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Macca forever!

A quick update from the Monteal bus station. Here’s what’s happening: I am sick, my phone isn’t charging properly, and the bus to Ottawa I came to get is full, there’s another in an hour and a half. My aunt fell out of bed last night, went to hospital by ambulance for the third time in the last week, and has been sent back. My brother and I have found out there’s no DNR, so the poor soul will keep being brought back from the brink. There’s a torrential downpour outside here, and probably in Ottawa too.

Otherwise, everything’s hunky dory.

The weather changed the moment I got on the plane from Toronto to Montreal. It was hot when I packed, and the report said it’d be about 20 and up in Montreal except for rain on Friday, so I brought sleeveless dresses, short sleeved t-shirts, one pair of light pants and a sweater for the hell of it. By the time the plane landed, it was freezing, and it has not warmed up. So first, I got sick – which Lynn thought was also perhaps the stress of my aunt’s disintegration and the beginning of teaching – who knows? In any case, suddenly my throat was raw, my head ached, my nose was running, it was a nightmare – I wasn’t sick once all winter, and now this.

Luckily Lynn and I had some shopping to do, so I bought long warm socks, a hoodie, a pair of warm pants, all useful for winter but needed right now. It is so much fun to shop with as savvy a shopper as my friend, who’s had a lifetime of shopping in France; she’s extremely thrifty and has a fierce and trained eye for exactly the right thing at the right price. Usually I dither, but not with her.

We had two meetings with old friends – a visit with Sherry, a university professor and translator who’s interested in Lynn’s work as Lynn is in hers, and the next day, with Michael Climan, who was the best friend and roommate of our beloved friend and mentor Bob Handforth in the late sixties. We hadn’t seen Michael since then, at least as I recall. He is unchanged, a bit greyer, but as funny, sweet, and lively as ever, a wonderful person, long married and a father of two. We got caught up on the last decades of our lives, but we talked a lot about Bob, who was brilliant and creative and prescient. He died of AIDS in 1987 or 88 and haunts many of those who knew him. Robert Handforth has a Facebook page.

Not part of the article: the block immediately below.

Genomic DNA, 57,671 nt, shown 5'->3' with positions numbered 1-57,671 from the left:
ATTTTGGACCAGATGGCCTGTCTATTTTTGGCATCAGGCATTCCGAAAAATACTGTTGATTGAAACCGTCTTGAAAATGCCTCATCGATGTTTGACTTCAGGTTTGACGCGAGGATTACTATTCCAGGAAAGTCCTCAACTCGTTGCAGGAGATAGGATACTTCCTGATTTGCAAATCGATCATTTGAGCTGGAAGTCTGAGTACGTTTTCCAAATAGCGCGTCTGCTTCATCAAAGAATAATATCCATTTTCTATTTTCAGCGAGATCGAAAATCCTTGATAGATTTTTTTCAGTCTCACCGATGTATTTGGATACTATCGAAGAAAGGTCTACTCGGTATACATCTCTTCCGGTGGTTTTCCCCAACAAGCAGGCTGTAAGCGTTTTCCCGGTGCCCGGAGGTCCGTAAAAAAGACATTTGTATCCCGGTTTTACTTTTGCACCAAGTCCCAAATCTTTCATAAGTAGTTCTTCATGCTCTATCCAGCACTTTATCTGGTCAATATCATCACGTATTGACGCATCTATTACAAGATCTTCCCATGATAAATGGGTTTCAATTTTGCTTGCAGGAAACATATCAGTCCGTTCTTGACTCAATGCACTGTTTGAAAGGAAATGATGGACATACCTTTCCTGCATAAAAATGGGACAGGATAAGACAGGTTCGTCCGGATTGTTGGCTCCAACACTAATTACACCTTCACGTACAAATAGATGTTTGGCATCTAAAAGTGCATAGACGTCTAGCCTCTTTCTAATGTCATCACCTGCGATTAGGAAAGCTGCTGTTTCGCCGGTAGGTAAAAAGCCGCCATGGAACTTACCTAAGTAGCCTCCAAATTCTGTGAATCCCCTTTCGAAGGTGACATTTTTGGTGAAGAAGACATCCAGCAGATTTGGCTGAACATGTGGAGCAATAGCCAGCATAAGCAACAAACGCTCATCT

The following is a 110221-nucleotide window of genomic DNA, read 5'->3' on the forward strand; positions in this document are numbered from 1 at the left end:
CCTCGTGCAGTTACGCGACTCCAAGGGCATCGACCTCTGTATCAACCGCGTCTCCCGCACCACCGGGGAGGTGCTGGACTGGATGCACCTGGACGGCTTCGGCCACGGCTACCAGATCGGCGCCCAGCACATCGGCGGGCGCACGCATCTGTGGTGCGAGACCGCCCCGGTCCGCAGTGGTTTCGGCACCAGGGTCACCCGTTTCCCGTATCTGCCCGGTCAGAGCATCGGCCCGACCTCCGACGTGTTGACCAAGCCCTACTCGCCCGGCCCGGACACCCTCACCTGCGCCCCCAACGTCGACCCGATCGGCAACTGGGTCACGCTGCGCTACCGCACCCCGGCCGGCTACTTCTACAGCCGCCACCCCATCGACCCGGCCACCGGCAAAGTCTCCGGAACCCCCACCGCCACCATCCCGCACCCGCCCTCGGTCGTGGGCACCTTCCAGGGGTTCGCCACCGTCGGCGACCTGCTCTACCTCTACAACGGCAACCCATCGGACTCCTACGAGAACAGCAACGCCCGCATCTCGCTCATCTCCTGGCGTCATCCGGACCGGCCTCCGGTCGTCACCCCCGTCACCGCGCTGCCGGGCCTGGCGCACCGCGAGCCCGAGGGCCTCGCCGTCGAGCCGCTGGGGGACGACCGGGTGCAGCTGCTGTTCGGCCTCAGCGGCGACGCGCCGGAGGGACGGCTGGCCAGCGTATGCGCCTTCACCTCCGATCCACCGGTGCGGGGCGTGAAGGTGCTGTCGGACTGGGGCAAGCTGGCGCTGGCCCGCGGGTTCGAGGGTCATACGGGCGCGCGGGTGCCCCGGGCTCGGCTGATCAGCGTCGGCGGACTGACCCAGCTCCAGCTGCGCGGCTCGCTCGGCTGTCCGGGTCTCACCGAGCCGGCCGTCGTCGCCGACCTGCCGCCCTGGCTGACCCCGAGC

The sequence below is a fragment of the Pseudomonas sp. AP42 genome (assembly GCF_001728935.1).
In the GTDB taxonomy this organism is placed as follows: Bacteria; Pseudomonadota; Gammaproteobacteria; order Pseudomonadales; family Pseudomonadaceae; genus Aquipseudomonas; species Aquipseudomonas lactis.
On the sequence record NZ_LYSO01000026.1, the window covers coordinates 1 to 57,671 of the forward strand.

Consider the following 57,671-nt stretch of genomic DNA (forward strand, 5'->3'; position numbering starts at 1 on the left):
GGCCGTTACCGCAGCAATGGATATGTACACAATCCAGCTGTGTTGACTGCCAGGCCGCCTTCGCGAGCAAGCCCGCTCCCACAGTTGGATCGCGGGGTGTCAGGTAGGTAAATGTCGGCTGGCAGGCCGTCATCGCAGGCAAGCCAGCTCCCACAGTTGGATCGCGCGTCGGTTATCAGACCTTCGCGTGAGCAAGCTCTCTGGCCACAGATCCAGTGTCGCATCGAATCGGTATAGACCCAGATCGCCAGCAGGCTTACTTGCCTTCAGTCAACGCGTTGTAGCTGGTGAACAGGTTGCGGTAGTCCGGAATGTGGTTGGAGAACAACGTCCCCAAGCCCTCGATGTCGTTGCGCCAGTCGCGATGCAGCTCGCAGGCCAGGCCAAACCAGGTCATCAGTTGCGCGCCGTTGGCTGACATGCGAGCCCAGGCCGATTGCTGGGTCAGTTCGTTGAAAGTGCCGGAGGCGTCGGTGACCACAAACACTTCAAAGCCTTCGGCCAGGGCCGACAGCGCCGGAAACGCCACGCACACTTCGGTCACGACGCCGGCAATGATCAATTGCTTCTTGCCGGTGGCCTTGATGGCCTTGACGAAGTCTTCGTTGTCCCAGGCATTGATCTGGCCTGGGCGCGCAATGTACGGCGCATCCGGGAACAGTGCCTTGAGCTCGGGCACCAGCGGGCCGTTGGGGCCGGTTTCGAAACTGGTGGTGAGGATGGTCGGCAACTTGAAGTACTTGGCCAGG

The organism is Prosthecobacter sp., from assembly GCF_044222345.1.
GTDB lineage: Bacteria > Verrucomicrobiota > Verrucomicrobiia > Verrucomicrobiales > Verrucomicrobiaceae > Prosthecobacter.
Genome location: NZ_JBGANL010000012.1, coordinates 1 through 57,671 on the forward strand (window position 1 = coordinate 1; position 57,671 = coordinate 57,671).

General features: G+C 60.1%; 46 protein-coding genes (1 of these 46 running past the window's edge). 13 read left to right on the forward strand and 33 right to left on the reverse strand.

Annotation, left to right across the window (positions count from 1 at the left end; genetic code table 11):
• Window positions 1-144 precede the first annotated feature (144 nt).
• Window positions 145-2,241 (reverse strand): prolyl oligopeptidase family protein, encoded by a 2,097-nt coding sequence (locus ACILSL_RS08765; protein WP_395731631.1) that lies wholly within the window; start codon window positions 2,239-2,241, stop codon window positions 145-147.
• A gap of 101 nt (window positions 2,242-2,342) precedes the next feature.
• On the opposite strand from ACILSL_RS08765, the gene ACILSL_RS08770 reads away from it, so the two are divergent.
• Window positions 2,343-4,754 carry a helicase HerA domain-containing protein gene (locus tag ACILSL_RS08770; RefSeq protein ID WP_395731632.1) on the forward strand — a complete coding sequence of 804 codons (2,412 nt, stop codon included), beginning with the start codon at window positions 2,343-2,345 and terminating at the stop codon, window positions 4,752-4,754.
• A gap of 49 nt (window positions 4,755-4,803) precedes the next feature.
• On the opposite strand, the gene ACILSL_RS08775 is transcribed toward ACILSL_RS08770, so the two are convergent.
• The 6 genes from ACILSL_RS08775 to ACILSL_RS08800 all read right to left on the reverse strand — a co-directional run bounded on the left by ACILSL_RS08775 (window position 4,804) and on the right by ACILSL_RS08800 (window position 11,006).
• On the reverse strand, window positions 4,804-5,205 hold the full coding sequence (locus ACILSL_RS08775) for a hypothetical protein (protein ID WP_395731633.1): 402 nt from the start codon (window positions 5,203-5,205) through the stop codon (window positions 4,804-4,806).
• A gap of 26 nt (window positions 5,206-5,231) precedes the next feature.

But I spent a lot of time in bed at our lovely auberge b and b, trying to get better before the Macca concert, filling myself with Advil and throat lozenges. I’d rented the place because it was only 5 minutes from the Bell Centre, where the concert took place. Lynn liked the Beatles but is sane, not a madwoman about Paul like I am, so she was lukewarm about going to this concert. First, the number of people floored her – the place was packed, perhaps 20,000, and such a diversity, all ages, two, three generations there together, many young people. We were at the back, and behind us, a row of people in wheelchairs. The excitement building, and then the roof-raising roar when he came out – unforgettable. And there he is, slender and handsome and 76 years old, rocking like no one can rock with his incredible band, lots of film and amazing lights and of course the flashpots during Live and Let Die – he never stops, doesn’t even take a drink of water, going from screaming rock to tender ballads and the song he wrote with Kanye West, old Beatles, Wings stuff, and everything in between, for three hours. Just extraordinary.

This was the ninth time I’ve seen him, the sixth time for him solo, and it was the best show yet. But the extra-special treat was seeing my friend singing at the top of her lungs, beaming, laughing, swaying – it did, of course, make me cry. She said it was the best show she’s ever seen.

Or maybe my tears were just my raw throat. It’s the first time I didn’t make a sound during his concert – could not sing or shout, just appreciated silently. Adored from afar, as always. Along with 20,000 or so others.

So – sitting here in the Montreal bus station, coughing, watching the rain outside, on my way to visit my aunt who is dying but not letting go. I am sucking a lozenge and have water and made myself a peanut butter sandwich at breakfast at the b and b this morning, so I’ll be fine. I’d rather be home in bed, yes. But – onward.

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2 Responses to “Macca forever!”

  1. theresa says:

    Hot bath and warm bed…no fun to be stuck at a bus station. Take care, Beth, and good thoughts for your aunt.

  2. beth says:

    Thank you for your thoughts, Theresa. Am just home, will walk in the garden and recuperate from this very emotional trip.

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About Beth

I began keeping a journal at the age of nine. Nearly fifty years later, I started this online journal, sharing reflections, reviews, updates, and the occasional secret.

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